What’s Under the Hat?: Giroux Proposes Unorthodox Paradox
Confectioned with a what makes us different makes us the same counterargument, Maxime Giroux’s third feature is one that finds commonalities between the profiled insular community and those who are lonely while visibly surrounded by others. And while the improbability of the hypothetically tinged union arguably makes this akin to science fiction matter, the apolitical, unified titular observational drama moves beyond the losing religious faith template with its moving, lingering anti-loquacious stance. Worldly in its reach and neighborly in approach, Félix et Meira is thoughtful tableaux that verberates with unabashedly sensitivity — this is Giroux’s most affecting film to date.
While fertility rates of 50’s & 60’s Quebec have plummeted to dismal rates for most French Canadians, comparatively, Montreal’s Orthodox Jewish community maintain old fashion practices of ensuring there is a next of kin. Just one among the many differences found in this culturally diverse pocket of Montreal, longtime writing team of Alexandre Laferrière and Giroux’s screenplay is void of cliche and satisfyingly delves into the unknown, but its strength is that it addresses the not too apparent merits and benefits of this coexistence. Renowned for its youthful spirit and creativity, the Mile-End in this trilingual (Yiddish/English/Quebecois French) languaged icebreaker pits a young mother stoically, interpreted by unblemished fair-skinned actress Hadas Yaron, against the conformity and assimilation found in tradition. It is not the neighbors per se that are the source of conflict, but toiling with increased doubt, the character of Meira moonlights with, and sometimes mounts small acts of rebellion, knowing that future scolding of various degrees await. Sans the need for a personal backstory, it’s a role that for the young actress is not that far removed from her breakout acting debut part in Rama Burnstein’s Fill the Void.
The arty milieu of the Mile End in Felix and Meira is strategically set in the crispy, below zero temperature months, where protection and warmth is symbolically offered in emitted colors. First beginning with coloring books (here they carry the same stigma as skin magazines) and then transposing itself musically, amiability directionally comes from a loner type. Gently played by Giroux muse Martin Dubreuil, Felix is the one who instigates the exchanges with Meira, and this comes from an outwardly desire to connect on some level. Once he recognizes a vulnerability and solitude mirrored elsewhere other than his own self, like a cat being lured from an alleyway with saucer of milk, he baits Meira, gaining her trust via a shared appreciation for, among other things, a crayoned sketch, some vinyl and finally genuine curiosity.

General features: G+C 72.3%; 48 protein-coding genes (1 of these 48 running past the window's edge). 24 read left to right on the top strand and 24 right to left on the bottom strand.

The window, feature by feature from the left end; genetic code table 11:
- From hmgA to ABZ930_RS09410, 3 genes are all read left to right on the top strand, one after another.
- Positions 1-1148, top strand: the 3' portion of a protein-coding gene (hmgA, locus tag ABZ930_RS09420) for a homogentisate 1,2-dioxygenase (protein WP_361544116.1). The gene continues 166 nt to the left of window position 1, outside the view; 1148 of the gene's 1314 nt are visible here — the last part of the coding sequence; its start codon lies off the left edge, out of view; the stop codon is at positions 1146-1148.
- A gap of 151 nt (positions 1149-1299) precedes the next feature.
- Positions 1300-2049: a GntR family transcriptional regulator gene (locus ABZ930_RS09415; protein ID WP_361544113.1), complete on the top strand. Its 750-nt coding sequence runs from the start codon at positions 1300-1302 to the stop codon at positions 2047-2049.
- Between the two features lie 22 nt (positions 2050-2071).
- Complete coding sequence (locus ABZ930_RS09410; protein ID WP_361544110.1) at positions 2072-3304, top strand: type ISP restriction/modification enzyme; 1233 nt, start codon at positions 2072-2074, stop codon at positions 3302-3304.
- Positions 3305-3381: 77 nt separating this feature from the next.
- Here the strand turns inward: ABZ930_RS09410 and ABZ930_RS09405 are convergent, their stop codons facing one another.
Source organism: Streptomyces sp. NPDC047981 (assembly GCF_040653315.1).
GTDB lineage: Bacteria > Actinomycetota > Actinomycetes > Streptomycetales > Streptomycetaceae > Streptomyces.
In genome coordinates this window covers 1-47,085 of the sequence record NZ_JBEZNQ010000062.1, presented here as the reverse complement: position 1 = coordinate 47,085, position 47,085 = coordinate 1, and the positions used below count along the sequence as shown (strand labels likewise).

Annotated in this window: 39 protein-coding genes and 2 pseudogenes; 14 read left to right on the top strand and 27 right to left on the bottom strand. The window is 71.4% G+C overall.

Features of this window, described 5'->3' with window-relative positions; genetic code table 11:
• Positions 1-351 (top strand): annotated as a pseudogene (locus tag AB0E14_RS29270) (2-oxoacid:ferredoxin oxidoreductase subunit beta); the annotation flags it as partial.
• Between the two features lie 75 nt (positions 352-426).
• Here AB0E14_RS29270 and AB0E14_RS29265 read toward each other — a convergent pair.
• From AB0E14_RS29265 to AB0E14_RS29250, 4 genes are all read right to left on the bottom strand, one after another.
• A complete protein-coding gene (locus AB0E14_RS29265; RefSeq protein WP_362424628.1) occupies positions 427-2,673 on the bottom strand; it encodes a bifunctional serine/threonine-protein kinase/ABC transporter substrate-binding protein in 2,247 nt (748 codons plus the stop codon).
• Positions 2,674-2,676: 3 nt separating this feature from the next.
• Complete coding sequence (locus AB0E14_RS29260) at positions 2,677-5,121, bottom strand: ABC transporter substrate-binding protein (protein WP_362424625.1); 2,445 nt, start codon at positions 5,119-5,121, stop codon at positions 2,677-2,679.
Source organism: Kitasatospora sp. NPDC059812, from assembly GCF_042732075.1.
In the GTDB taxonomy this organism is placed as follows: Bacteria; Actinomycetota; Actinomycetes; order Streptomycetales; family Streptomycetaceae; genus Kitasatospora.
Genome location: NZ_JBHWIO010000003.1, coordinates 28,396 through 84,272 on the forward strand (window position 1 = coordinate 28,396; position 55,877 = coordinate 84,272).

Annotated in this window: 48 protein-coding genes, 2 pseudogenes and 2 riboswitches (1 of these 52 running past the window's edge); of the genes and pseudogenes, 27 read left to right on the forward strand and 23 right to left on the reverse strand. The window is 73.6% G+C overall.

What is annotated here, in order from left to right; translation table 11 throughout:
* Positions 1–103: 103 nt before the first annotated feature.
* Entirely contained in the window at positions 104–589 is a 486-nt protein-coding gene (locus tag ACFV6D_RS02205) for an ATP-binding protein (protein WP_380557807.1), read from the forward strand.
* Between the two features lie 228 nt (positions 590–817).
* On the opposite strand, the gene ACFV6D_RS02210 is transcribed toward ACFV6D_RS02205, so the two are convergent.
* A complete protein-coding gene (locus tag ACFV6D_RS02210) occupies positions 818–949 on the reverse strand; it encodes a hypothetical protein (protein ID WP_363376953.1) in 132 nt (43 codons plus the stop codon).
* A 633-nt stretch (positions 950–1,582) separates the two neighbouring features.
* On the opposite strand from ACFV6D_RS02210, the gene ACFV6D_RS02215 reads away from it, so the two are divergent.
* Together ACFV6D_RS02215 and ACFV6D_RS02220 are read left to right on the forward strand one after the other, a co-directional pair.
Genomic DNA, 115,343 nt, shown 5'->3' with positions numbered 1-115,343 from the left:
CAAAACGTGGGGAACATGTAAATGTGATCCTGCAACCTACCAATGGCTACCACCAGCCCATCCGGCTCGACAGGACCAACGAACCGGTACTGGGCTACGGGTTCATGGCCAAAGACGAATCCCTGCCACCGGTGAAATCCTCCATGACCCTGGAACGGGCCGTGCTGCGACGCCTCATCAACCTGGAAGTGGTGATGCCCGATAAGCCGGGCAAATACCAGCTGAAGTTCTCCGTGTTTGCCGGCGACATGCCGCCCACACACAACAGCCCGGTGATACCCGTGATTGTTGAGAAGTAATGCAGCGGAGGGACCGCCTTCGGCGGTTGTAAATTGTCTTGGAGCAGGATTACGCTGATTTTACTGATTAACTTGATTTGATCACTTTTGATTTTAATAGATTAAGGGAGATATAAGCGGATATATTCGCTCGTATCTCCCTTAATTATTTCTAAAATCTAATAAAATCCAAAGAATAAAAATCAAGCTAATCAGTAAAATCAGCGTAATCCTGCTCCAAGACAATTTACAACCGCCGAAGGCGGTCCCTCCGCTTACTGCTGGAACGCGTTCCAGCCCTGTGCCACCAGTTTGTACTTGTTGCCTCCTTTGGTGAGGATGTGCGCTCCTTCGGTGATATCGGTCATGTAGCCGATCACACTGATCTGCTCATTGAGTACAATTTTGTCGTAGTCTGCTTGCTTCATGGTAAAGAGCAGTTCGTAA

While his go-to themes of isolation and solitude ultimately created storms with the young protagonists lives of his previous feature Jo pour Jonathan (2010) and was also addressed in his recent tri-rift short La tête en bas (2013), the lost souls here almost cosmically pact and then guide one another (the film’s end credits visually addresses this notion of co-navigation). Giroux’s choice in Yaron proves to be a smart one — she epitomizes the complexities of breaking away from her community and her stringed epiphanies feel legit. While a reference to mouse trap might be a coy device in underlining the scrutiny, and oppressive nature of the secular ties that bind, it’s a chosen b&w footage inclusion of early pre civil rights and women’s movement (we’ll call it the film’s entr’acte) that lingers on past it’s chosen insertion point. Women are indeed capable of strutting their stuff.
Sparse dialogue and the beats help ponders their individual headspaces, but the decidedly intimate framing encloses their spatial separation — with no sources of inspiration beyond her parameters, Meira is treading through uncharted waters. One nocturnal sequence best exemplifies the immensity of their future choices and the worldly boundaries that exist, shot on film and a handheld aesthetic, while the film is rather sombre in approach, there is a playfulness in the menu. Sonically one traditional yiddish track combined with a speckling of comedy where our male protagonist defiantly goes incognito — there are powerful moments that prove there is a certain joy in assimilation.
The gray wintery backdrop matches the garb and the decor, while cityscapes don’t overpower the senses but complement the subtlety — blue jeans et al. Regular contributor cinematographer Sara Mishara once again excels here, offering communist era-like dressed interiors and drab exteriors, while composer Olivier Alary doesn’t distract from the mostly distilled diegetic sounds, but when cued, adds a fervor tempo to the proceedings — essentially life by way of music. The inclusion of a Leonard Cohen track definitely feels apropos.
In a year where the suburbs have been favored lieus in Quebecois cinema portraits (see Stéphane Lafleur’s Tu dors Nicole, and Xavier Dolan’s Mommy), it’s in Giroux’s urbanscape where we find the comfort food, soul food and/or perhaps food for thought, and while most will be curious about what’s under the hat, Félix et Meira is more about lending out a cup of sugar rather than throwing salt on wounds.
Reviewed on September 10th at the 2014 Toronto International Film Festival – Contemporary World Cinema Programme. 105 Minutes